Fr. Diola said he considered it “shortsighted and superficial” for the local government to round up street dwellers and send them back to their home provinces, or keep them temporarily out of sight to avoid “disturbing” guests in the IEC.
He said the government should collaborate with the Church for “organized charity work” to find lasting solutions to the problem of poverty.
Diola is executive director of Dilaab Foundation Inc. which has reached out to street children by catechizing and sending some of them to school, including facilitating the first communioh of about 50 street kids.
About 12,000 delegates from 71 countries are expected to arrive over the weekend in Cebu City for the international gathering.
Registered local delegates yesterday filled the lobby of Pope John XXIII seminary. They lined up to collect their ID badges and conference kits. Most of them were church workers, priests, nuns and elderly Catholics. Foreign delegates are expected to arrive today.
Each delegate had a security band attached to his or her right wrist, with instructions not to remove it throughout the duration of the congress. The wristband ensures them access in the IEC Pavilion and other events.
“Let us pray for the success of the IEC,” said Cebu Archbishop Jose Palma after Mass at the Cebu Metropolitan Cathedral yesterday morning.
ALL BISHOPS HERE
Most of the 131 members of the Catholic Bishops’ Conference of the Philippines are in Cebu for a three-day assembly that ends on Sunday, which coincides with the opening Mass of the IEC.
The CBCP’s agenda will include reflections on the forthcoming May 2016 elections.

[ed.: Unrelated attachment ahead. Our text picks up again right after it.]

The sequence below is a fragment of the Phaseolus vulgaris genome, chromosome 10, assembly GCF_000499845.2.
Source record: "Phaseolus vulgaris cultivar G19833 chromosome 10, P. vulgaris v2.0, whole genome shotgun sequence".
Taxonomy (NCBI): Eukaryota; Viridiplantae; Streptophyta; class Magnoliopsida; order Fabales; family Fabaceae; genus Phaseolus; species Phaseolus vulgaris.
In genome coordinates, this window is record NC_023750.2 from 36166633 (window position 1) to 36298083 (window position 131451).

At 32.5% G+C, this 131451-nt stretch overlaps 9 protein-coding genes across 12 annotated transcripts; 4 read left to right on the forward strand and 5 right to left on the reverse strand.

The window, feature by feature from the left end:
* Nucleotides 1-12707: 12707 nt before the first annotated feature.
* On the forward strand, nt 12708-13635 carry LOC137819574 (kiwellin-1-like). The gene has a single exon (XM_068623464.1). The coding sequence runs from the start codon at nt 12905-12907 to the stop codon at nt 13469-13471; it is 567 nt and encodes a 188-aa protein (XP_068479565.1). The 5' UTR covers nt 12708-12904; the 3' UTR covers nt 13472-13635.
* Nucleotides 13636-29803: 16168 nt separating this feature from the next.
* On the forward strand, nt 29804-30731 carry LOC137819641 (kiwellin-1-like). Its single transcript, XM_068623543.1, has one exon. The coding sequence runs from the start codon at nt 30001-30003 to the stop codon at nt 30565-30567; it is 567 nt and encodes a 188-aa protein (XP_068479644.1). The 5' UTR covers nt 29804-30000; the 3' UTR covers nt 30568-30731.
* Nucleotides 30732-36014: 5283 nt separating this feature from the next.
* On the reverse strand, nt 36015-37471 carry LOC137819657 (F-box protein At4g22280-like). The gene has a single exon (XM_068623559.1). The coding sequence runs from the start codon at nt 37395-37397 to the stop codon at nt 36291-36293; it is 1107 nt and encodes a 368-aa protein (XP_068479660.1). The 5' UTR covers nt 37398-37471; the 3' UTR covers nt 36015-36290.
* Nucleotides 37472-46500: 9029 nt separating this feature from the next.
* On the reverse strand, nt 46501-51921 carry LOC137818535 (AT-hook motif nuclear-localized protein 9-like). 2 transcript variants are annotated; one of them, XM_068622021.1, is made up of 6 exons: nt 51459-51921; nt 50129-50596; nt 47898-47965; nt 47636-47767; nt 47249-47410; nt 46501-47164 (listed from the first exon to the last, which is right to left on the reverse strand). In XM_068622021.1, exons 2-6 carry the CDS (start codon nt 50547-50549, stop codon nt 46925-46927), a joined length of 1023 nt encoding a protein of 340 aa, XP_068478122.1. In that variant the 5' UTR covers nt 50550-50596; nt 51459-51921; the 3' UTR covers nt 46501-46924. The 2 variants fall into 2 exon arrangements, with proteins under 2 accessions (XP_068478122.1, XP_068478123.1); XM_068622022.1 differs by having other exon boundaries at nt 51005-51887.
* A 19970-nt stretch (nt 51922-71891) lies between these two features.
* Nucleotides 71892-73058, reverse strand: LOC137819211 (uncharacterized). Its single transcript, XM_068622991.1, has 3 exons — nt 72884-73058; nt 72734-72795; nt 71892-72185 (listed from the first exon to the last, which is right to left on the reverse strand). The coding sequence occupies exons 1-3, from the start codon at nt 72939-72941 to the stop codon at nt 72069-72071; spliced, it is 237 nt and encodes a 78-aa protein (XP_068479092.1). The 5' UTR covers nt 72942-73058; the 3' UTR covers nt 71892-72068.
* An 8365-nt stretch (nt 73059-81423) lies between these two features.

While bishops and priests will not endorse any candidate, Palma said they can come out with guidelines to help voters select good leaders.
“I think there will be reiterations or renewed efforts to make people aware about the importance of the electoral process. Definitely, no names of candidates will be mentioned,” said Palma, a former CBCP presdient.
Close to a hundred bishops and two of the country’s four cardinals yesterday attended Mass at the Cebu Metropolitan Cathedral before the start of the 112th Plenary Assembly.
This is the the first time the CBCP holds its plenary assembly outside Luzon since the collegial body was established in 1945.
Most members will stay on to attend the IEC which opens tomorrow with a Mass at Plaza Independencia.
The CBCP currently has 131 member-bishops, including 37 who are retired.
Present during the Mass yesterday were Manila Archbishop Luis Antonio Cardinal Tagle, Cotabato Archbishop Orlando Cardinal Quevedo, and Lingayen-Dagupan Archbishop and CBCP President Socrates Villegas.
“The Holy Father will surely follow the happenings of the congress, keeping his heart on the mystery of the Eucharist,” said Archbishop Giuseppe Pinto, papal nuncio to the Philippines, during the Mass.
Pope Francis, he said, described the IEC as an “occasion to rediscover the faith and the wellspring of grace.”
Papal legate Cardinal Charles Maung Bo of Myanmar will arrive in Cebu tomorrow in time for the 4 p.m. opening Mass at Plaza Independencia.
He will bless the new Eucharistic Garden of Thanksgiving at the Archbishops’ Residence compound on Monday.
He will also visit the village of Pasil in Cebu City and the Cebu provincial jail. Since Bo is a member of the Salesians of Don Bosco, he is also expected to visit the congregation’s local community in Cebu.